Students with a passion for a greener, cleaner planet gathered for the inaugural Sunshine Coast Schools’ Environment Summit hosted by Matthew Flinders Anglican College on Tuesday, 23 August.
The student-led Summit was a great success, bringing together more than 40 like-minded, eco-conscious students from schools across the region to share ideas for more sustainable schools and communities to help protect the natural environment.
Attendees included staff and students from Flinders as well as from Sunshine Coast Grammar School, Burnside State High School, St Andrew's Anglican College and Coolum Beach Christian College.
The event was held on campus at Flinders and hosted by the Flinders Environment Authority (FEA), a student-led co-curricular club with a mission to achieve net-zero emissions for the College.
The FEA also strives to help Flinders achieve long-term sustainability goals on campus, such as introducing charge points for electric vehicles and a whole-College recycling program, the removal of single-use plastics in lunch boxes and the tuckshops, and to promote educational awareness on major environmental concerns.
The event supported Flinders' commitment as a Round Square school to upholding the Round Square IDEALS of Internationalism, Democracy, Environmentalism, Adventure, Leadership and Service.
Round Square schools encourage their students to develop a "spirit of Environmentalism: understanding our place in the universe, the forces that shape our surroundings and the impact we have on those surroundings."
Flinders' FEA students and Round Square Ambassadors helped to organise the Summit to learn, share insights and become more empowered as young environmentalists keen to build the knowledge, empathy and awareness to be decision-makers in the future.
Guest speakers were from the Sea Shepherd Australia and the Sunshine Coast Council as well as Old Flinderian alumni James Linfoot (Flinders Class of 2015) who is an environmental engineer student at RMIT University in Melbourne and shared his work researching mining impacts on the seafloor.
The program also involved activities, workshops and tours that highlighted exciting environmental projects the students, staff and community have been working on at Flinders over the years.
Flinders Environment Authority (FEA) Ambassadors Charlie McMahon in Year 12 and Abi Foster in Year 11 at the College, said it was great to see the next generation of environmentalists connecting with one another, actively contributing to the conversation on climate change.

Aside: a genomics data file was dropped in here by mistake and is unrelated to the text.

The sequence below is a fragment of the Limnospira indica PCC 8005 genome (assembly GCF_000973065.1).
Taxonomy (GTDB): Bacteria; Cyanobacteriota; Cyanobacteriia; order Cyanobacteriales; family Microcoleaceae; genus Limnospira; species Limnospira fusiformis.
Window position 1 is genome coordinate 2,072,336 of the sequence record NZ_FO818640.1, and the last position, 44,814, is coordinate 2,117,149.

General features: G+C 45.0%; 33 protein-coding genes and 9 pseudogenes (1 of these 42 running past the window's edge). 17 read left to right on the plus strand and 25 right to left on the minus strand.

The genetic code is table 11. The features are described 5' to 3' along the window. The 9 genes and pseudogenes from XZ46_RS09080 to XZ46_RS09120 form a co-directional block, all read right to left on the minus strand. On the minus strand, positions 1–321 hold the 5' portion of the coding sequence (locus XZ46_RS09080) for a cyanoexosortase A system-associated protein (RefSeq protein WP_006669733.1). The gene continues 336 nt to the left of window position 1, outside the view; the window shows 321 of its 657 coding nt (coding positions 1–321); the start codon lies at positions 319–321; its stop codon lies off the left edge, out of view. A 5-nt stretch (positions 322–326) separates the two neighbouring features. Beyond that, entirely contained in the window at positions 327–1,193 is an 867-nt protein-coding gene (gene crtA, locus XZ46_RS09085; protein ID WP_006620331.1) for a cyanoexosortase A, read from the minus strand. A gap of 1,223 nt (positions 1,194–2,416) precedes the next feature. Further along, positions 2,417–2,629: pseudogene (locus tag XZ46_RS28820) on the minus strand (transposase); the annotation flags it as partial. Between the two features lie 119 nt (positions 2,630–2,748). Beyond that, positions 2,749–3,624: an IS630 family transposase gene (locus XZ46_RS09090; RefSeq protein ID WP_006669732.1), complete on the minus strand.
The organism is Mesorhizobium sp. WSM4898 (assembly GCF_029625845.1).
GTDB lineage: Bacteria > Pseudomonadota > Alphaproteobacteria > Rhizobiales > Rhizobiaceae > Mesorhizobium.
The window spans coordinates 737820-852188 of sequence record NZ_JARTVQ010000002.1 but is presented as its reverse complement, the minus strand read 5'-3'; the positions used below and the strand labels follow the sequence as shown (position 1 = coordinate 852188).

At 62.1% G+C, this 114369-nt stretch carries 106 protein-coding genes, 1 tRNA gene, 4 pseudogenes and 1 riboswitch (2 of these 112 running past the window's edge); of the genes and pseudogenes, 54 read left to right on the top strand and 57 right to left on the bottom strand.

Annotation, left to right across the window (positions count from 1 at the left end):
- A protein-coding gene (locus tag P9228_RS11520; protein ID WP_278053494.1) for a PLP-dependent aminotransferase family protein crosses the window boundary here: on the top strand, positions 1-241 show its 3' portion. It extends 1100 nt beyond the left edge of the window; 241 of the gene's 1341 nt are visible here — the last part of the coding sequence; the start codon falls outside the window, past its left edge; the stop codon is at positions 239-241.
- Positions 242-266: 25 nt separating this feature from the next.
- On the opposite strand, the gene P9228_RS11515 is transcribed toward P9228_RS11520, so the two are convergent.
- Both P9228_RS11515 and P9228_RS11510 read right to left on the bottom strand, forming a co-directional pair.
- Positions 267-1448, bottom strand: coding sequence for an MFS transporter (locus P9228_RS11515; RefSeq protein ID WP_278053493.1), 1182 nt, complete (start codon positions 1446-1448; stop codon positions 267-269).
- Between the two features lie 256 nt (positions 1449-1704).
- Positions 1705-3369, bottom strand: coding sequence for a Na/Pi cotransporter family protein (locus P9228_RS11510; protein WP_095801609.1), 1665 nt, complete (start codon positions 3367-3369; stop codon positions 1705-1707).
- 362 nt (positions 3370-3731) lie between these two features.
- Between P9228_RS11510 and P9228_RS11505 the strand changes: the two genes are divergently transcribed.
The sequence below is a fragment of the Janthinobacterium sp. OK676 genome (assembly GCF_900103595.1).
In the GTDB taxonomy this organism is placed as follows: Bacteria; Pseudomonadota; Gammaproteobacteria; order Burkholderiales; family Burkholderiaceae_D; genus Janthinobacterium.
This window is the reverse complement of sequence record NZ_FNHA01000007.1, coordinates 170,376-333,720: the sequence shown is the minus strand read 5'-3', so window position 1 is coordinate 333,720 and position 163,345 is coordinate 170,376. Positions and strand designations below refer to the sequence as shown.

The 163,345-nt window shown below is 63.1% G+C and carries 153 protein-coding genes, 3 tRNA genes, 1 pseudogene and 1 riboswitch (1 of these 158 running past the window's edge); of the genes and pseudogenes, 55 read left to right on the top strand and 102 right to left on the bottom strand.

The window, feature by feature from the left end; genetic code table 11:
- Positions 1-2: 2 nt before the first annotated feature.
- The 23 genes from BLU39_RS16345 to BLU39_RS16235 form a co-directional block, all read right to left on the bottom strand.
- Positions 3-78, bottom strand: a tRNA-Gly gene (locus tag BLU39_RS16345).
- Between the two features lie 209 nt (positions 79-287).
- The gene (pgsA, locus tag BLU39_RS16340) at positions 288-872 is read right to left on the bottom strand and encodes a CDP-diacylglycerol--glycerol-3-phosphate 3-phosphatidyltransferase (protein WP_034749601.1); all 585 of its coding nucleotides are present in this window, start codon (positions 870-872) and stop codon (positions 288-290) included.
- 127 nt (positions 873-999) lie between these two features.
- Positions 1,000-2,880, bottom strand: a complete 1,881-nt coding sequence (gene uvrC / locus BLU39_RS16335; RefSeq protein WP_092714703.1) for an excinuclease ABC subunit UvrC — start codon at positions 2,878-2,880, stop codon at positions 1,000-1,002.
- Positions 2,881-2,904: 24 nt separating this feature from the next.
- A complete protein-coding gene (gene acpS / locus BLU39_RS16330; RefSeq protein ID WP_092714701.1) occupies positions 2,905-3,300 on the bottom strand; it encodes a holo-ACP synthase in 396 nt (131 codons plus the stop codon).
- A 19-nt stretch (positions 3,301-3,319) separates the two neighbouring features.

Charlie said, “It was really good to meet students from different schools who are also passionate about the environment, and finding out what they are implementing, environment-wise, in their own schools.
“A great idea we learnt from one school was to provide more opportunities for environmental elements in the curriculum,” he said.
“The presentations were super interesting and taught us about what our Sunshine Coast region is doing to make itself more environmentally sustainable, and how the effects of climate change will impact us on the Coast in the future.
“On a personal level, the Summit has inspired me to aim to use less single-use plastics, and more reusable and sustainable materials when possible.”
Summit Program Highlights
Summit sessions included a tour of the half-hectare Flinders Farm with Farmer Jeff to learn about the importance of growing food, composting and irrigation and how future generations can mitigate climate change using regenerative farming methods.
There was also a visit to the Flinders Primary School’s Edible Garden Project to meet with the Senior Primary students and teacher Mr Paul Anderson.
And an updated on the Flinders eBeast as an ongoing student-led journey to upcycle an old diesel into an electric car of the future.
Attendees also went on the Flinders Eco Experience, a one-kilometre self-guided walk through the Flinders campus using ‘tree caching’ technology to identify the amazing plant life and trees on the College property. The Flinders Eco Experience was created in 2019 by Environment Authority students as well as staff and experts in the community.
FEA Ambassadors thanked all students, staff, guests and volunteers who contributed their time and expertise, and the attendees for a wonderful first summit event.
Empowering Students to Make a Difference
Flinders Secondary Teacher Mrs Sheree Bell, who runs the FEA co-curricular club, said the event was an empowering opportunity for students who want to make a positive impact.
“Students who care about the environment are becoming increasingly aware that our world is under stress, and this awareness can often make them feel powerless,” Mrs Bell said.
“The Sunshine Coast Schools’ Environment Summit provided our students with an opportunity to develop their ideas and learn new ideas from peers from other schools.
“It was also a chance to share the wonderful projects our club has been working on at Flinders over the past few years.
“The keynote speakers and guests shared their environmental passion projects and challenged our students to move past their comfort zones and get involved.
“The visiting schools were rightly inspired to return home and make a difference in their communities. They brought great energy and ideas, and left with glowing praise for our students and the wonderful team at Flinders who made the Summit possible.”
Cover photo: Sunshine Cost Schools' Summit attendees visit the Flinders Primary Edible Garden Project